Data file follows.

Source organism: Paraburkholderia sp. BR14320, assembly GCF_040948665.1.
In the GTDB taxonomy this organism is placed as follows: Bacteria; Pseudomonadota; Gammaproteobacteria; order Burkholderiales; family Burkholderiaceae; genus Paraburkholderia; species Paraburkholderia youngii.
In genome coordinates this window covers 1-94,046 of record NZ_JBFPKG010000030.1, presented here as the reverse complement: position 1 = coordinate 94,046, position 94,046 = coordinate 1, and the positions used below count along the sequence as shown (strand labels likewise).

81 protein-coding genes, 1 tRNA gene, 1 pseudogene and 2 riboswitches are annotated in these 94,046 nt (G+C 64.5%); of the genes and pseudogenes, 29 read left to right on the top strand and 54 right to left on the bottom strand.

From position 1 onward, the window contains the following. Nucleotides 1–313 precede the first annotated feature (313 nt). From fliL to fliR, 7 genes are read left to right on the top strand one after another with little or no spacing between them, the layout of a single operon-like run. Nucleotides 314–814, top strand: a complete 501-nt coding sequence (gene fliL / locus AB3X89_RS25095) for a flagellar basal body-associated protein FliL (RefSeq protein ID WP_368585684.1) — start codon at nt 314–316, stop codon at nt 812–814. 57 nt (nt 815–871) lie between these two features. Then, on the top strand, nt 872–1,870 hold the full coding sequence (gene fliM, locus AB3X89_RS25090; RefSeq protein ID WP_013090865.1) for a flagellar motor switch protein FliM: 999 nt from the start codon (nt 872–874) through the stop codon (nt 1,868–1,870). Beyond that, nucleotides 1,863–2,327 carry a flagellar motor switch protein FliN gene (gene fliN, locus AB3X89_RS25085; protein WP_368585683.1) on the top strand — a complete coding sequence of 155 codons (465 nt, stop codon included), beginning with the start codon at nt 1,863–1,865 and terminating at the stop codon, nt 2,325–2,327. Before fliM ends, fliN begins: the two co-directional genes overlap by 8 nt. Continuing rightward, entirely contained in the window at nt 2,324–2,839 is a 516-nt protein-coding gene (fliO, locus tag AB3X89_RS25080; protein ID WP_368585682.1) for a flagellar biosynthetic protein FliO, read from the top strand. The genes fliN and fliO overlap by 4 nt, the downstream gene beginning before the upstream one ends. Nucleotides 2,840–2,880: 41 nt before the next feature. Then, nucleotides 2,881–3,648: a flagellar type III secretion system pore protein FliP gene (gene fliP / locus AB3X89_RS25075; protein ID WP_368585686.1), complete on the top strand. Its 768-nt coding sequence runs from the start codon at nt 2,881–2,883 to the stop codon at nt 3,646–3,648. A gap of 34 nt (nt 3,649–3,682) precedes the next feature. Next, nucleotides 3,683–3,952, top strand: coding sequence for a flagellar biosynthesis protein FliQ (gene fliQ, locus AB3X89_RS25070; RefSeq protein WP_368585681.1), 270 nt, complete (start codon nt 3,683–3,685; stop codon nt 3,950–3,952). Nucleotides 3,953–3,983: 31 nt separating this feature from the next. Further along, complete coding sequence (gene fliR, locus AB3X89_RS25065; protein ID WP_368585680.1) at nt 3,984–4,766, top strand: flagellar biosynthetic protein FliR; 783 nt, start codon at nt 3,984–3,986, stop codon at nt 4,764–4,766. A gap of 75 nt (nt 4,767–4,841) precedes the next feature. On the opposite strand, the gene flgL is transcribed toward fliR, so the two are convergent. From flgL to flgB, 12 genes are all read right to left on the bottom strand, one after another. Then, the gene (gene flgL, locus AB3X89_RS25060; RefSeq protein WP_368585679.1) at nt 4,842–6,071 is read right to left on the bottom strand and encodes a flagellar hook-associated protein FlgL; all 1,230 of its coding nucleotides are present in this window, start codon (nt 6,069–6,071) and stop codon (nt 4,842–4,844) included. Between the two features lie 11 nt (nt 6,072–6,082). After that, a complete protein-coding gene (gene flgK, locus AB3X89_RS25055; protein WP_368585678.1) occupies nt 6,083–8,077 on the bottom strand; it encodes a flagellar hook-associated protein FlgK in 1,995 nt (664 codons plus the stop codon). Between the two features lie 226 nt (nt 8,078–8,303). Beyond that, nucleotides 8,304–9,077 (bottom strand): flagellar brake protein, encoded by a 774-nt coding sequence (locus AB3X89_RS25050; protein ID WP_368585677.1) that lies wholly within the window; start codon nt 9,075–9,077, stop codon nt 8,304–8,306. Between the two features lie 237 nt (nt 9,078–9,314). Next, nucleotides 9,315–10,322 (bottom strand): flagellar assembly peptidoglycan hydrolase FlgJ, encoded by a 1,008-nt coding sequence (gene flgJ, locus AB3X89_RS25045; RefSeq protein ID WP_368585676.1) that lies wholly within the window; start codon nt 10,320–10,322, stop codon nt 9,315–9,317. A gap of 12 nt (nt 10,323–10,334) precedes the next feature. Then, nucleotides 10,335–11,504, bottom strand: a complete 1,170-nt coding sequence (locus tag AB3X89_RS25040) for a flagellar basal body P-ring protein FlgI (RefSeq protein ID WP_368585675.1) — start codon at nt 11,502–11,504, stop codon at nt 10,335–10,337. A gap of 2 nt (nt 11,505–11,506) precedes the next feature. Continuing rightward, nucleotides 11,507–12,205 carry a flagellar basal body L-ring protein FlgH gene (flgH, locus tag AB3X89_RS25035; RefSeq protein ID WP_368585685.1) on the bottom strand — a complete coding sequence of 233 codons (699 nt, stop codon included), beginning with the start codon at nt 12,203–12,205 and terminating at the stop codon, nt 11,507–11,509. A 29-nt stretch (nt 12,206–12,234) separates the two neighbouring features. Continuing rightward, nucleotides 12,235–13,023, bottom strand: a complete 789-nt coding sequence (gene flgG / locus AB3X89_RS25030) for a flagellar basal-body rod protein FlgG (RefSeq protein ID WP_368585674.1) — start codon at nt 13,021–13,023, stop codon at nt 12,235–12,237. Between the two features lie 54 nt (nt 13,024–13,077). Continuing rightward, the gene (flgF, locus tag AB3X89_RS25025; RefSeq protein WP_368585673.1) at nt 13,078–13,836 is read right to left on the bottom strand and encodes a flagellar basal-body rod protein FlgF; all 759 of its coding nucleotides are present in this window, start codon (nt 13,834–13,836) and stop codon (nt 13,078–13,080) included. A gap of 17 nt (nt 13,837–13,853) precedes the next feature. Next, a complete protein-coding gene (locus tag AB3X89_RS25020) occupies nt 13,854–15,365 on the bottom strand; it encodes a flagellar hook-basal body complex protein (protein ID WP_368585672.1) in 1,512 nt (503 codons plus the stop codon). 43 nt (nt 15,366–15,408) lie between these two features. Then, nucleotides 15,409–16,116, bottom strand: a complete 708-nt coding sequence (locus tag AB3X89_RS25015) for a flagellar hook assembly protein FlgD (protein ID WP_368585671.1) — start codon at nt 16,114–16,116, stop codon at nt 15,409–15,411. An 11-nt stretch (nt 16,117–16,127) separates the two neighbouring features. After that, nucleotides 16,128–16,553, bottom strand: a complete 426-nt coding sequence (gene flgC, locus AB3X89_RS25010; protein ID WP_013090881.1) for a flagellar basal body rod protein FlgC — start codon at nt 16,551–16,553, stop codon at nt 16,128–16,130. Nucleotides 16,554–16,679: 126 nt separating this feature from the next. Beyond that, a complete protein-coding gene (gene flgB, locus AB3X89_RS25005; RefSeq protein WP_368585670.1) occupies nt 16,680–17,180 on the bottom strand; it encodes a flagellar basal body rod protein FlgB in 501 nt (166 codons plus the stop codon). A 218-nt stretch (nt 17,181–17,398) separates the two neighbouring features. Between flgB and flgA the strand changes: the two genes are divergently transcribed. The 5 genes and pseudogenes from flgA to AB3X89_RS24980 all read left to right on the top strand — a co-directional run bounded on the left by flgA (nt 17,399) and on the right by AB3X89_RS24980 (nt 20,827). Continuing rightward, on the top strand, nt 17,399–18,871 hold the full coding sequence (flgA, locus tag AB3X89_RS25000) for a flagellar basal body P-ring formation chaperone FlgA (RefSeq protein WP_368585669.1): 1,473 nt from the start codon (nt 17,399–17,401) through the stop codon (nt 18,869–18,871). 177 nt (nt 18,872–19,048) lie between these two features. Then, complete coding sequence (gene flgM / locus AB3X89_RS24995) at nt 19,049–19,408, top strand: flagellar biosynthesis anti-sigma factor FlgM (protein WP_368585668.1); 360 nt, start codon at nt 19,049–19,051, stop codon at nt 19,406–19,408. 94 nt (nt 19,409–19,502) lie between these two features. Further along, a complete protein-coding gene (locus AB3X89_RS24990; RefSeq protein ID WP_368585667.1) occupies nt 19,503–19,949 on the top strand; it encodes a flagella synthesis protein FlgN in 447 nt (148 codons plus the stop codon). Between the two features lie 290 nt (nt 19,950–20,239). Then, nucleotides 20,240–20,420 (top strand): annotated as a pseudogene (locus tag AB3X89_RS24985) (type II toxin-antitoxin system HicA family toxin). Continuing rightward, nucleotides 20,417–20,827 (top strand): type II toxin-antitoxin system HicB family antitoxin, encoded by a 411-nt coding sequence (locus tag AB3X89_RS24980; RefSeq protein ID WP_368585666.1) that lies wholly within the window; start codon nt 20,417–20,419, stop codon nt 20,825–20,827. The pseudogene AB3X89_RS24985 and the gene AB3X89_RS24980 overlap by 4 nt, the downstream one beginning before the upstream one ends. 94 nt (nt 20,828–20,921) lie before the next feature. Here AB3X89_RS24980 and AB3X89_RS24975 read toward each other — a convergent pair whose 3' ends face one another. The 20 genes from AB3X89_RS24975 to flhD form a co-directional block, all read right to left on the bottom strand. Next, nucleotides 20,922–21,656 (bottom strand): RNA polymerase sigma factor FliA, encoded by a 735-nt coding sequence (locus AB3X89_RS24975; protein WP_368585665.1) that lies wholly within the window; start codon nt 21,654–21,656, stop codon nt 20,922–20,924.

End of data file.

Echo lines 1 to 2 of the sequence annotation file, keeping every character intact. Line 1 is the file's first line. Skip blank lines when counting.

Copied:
Source organism: Paraburkholderia sp. BR14320, assembly GCF_040948665.1.
In the GTDB taxonomy this organism is placed as follows: Bacteria; Pseudomonadota; Gammaproteobacteria; order Burkholderiales; family Burkholderiaceae; genus Paraburkholderia; species Paraburkholderia youngii.